Richard Lee McNair was a convicted murderer.
He’d just broken out of federal prison and was on the run. Police were everywhere, and he needed to get out of sight fast. He ran for a few hours, until he was stopped by Officer Carl Bordelon.
For most prisoners, this is where the story would end, but McNair wasn’t your average prisoner.
McNair understood expectations and the role they play in selling.
He knew Officer Bordelon would have questions; but, more importantly, he understood the expectations behind the questions. He used those expectations so well that Officer Bordelon let McNair go within 10 minutes.
You and McNair have something in common.
Customers need you to manage their expectations. These expectations determine whether they’re satisfied with you (or not).
Satisfaction has a huge impact on your conversion rate and average order values. The more satisfied your customers are, the more they’ll buy. Yet, most of us are clueless when it comes to customer expectations.
Customers Have Fuzzy, Implicit, and Unrealistic Expectations
Customers come to you with expectations floating around inside their heads. The trouble is they don’t usually tell you about these expectations. They just assume you already know.
And, it gets even worse.
They hold you responsible for these expectations. That’s right. They expect you to already know how to keep them satisfied, and they’re unhappy when you don’t. Here’s the problem: a lot of businesses don’t know much about their customers’ expectations, which means their customers are chronically unhappy.
An important study defined the differences among these customer expectations:
1. The Fuzzy Expectation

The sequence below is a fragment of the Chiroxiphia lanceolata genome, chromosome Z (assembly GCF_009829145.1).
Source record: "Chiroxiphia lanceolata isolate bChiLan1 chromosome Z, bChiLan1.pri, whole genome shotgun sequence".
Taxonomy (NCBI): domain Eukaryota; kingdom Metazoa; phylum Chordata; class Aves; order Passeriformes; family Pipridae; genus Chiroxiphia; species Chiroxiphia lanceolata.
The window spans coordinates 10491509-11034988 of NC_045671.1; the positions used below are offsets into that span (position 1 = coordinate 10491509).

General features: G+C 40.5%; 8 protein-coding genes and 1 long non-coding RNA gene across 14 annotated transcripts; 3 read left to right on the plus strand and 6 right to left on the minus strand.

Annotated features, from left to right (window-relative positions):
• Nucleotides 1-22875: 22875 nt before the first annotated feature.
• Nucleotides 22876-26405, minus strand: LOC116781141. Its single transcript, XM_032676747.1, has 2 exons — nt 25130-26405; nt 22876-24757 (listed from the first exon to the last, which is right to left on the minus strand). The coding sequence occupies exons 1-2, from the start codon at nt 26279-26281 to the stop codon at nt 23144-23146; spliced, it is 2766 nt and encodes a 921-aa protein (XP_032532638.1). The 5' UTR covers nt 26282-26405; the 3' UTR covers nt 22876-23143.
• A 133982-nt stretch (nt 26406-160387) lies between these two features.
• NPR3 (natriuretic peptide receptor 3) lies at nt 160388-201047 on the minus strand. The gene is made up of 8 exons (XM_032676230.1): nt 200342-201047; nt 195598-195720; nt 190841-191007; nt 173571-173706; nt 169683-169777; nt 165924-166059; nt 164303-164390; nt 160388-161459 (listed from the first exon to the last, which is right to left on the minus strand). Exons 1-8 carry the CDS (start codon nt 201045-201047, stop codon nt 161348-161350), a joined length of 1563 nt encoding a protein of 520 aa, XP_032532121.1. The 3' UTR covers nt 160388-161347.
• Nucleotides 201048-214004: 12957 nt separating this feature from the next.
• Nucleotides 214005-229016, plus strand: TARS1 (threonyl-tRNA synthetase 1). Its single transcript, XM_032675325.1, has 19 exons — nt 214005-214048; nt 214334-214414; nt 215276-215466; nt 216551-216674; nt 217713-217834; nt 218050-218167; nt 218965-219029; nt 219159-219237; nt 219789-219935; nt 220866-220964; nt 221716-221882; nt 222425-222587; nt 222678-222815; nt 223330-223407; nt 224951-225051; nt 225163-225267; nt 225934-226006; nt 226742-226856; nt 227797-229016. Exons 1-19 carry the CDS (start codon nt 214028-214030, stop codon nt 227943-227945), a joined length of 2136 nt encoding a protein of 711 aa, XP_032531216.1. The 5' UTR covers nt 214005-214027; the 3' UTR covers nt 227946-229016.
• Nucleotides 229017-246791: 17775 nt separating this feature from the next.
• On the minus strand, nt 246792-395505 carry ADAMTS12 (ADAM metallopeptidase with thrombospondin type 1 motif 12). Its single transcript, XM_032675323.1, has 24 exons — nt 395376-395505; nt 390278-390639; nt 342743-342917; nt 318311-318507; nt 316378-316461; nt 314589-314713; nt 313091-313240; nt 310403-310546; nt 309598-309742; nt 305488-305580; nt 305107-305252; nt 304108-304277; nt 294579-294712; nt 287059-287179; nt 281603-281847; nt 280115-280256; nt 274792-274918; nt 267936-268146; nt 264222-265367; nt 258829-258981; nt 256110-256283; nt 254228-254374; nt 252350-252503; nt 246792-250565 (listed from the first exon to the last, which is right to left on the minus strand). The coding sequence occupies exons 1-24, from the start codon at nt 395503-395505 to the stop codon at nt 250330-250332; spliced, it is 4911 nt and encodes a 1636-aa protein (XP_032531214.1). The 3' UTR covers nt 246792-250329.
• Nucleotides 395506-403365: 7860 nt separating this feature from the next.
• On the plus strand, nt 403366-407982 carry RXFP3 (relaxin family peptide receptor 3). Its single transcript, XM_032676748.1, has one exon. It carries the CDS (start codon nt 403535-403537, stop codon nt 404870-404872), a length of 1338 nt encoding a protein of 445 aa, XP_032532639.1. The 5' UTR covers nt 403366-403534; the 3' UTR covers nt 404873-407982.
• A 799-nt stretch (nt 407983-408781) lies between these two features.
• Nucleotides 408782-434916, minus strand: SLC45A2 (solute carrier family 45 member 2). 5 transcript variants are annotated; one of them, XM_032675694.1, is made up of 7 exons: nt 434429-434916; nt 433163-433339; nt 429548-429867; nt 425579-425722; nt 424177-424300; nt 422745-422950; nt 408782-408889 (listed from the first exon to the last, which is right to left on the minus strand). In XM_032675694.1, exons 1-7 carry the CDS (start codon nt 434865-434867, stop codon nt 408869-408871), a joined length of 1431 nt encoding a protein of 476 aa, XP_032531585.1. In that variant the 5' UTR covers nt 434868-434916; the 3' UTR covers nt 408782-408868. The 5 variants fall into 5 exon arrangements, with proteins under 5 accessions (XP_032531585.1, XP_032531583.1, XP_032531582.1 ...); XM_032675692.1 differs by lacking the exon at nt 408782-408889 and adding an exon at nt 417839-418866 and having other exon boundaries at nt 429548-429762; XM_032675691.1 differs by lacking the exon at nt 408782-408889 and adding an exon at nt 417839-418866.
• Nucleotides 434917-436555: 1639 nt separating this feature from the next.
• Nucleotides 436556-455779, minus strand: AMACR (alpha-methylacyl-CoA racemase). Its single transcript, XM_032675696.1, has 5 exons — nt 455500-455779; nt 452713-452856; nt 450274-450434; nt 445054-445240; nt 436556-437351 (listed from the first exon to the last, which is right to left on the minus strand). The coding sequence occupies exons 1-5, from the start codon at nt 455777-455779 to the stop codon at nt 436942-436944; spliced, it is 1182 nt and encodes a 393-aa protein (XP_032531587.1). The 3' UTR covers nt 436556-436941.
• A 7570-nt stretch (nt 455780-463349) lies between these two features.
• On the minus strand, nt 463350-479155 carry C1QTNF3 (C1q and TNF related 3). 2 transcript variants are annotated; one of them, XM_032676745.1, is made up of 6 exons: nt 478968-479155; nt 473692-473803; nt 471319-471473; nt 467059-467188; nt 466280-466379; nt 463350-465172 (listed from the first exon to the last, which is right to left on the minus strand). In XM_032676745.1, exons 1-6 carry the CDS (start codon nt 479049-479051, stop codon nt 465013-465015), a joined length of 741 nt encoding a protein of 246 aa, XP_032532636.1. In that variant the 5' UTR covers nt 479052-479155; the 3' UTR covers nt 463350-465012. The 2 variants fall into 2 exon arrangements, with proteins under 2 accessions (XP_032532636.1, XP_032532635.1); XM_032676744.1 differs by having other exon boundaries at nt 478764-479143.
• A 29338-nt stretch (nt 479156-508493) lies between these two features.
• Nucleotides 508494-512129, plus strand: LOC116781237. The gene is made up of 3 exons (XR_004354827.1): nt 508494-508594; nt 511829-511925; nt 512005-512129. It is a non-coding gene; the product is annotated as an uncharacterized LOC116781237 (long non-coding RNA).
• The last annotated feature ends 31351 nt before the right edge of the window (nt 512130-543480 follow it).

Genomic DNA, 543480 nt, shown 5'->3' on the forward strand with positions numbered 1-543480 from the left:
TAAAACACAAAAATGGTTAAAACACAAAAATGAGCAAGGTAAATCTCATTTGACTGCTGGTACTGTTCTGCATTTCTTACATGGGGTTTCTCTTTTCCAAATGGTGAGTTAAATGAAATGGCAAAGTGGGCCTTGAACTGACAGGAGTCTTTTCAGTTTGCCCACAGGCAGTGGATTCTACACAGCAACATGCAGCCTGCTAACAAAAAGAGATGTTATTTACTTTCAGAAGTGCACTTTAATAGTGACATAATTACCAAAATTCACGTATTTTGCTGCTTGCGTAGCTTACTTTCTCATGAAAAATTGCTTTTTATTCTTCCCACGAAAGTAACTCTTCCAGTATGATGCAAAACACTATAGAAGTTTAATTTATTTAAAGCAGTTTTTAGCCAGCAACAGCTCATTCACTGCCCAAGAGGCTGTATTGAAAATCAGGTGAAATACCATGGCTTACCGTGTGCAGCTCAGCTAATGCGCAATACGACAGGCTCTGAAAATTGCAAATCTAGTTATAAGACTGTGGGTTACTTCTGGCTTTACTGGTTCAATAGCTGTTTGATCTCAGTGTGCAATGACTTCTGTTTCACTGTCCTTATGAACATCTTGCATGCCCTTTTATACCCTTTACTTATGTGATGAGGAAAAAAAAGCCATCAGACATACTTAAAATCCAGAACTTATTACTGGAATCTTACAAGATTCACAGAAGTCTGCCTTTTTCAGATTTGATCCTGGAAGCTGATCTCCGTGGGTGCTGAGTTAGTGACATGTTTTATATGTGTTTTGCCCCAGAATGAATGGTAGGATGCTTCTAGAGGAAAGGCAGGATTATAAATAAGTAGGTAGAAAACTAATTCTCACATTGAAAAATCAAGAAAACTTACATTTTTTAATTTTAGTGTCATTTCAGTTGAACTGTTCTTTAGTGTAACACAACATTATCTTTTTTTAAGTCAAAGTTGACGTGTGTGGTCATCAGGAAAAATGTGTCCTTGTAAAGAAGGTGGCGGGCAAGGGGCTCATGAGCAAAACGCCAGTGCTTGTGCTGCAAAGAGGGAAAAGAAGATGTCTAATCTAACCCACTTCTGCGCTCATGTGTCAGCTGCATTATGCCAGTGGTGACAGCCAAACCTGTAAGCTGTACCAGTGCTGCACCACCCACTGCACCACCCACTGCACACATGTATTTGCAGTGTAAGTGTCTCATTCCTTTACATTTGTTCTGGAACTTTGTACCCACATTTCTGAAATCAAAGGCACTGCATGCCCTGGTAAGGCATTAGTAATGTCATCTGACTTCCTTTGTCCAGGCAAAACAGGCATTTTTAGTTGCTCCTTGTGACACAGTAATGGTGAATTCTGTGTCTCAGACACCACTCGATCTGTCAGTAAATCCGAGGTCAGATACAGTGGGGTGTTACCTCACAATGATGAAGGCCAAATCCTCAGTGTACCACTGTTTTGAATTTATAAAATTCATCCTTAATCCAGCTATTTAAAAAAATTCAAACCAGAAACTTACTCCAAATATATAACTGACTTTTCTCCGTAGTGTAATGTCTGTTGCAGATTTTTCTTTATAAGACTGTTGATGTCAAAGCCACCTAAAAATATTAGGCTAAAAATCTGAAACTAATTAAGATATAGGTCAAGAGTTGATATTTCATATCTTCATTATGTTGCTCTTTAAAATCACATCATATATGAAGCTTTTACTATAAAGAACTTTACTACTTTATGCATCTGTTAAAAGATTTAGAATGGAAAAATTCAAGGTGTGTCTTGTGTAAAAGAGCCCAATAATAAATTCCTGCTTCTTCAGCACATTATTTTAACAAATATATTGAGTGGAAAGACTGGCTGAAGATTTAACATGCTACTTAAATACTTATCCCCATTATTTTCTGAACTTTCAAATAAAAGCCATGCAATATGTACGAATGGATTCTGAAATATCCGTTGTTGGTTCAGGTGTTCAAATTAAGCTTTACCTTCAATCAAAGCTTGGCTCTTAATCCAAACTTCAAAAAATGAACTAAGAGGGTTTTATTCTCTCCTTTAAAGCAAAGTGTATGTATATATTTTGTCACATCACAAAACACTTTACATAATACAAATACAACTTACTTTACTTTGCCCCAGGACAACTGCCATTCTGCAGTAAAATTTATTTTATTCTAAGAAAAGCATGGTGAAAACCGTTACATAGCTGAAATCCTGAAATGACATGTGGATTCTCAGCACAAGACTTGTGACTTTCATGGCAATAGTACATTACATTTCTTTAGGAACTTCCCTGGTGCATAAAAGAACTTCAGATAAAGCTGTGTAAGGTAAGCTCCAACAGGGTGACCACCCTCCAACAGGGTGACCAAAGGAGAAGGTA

Your customers expect a change but they have no idea what that change looks like. They’ll know it when you find it, buuut they can’t seem to tell you how to get there or what they expect.
Let’s say your customers have a fuzzy expectation they don’t bring up, and you don’t find it. They’re likely to feel (and believe) that your product or service was a letdown or unsatisfactory.
You know what happens next.
When you ignore their fuzzy expectations (because you didn’t know), your customers stop buying. Your average order values plummet. Customers switch providers, and then bounce around until they find someone that meets their unspoken expectations.
Example: A Fuzzy Expectation
Most businesses go through some kind of logo or brand design process. And, almost inevitably that process starts with fuzziness.
The startup or retailer wants to choose the right logo for their business. But, almost as often, they have no idea where to start. Many of them go through a process that’s a lot like this:
In this example, it’s presented as the customer’s fault. But, it’s actually the designer’s fault.
It’s your job to discover and anticipate your customer’s expectations.
2. The Implicit Expectation
Implicit expectations are things your customer believes to be “obvious” or “self-evident” when they are anything but. It’s all the general, yet unspoken, assumptions a customer makes when there’s familiarity with you, such as:
- “You already know/have everything you need to give me what I want.”
- “I’ve done this before so the process should be shorter, faster, and easier.”
- “You know my business well enough that you don’t need to ask me to participate in the process anymore.”
Here’s the thing about implicit expectations: they become explicit when they’re ignored. As soon as customers figure out that you can’t read their minds and haven’t given them what they want, they’re unhappy. The expectation is treated as if it were explicit from the start.
That means – you guessed it – they find someone else.
Example: An Implicit Expectation
Vitamin retailer Vitacost had a problem. Customers wanted to order the same vitamins over and over. Normally, that’s great news, right? But, it came with an implicit expectation.
Customers expected Vitacost to save their orders and make it easy to re-order. (Vitacost sells lots of variations. Customers didn’t want to hunt for the same bottle of vitamin C each and every time they ran out.) Vitacost figured that out and came up with two options: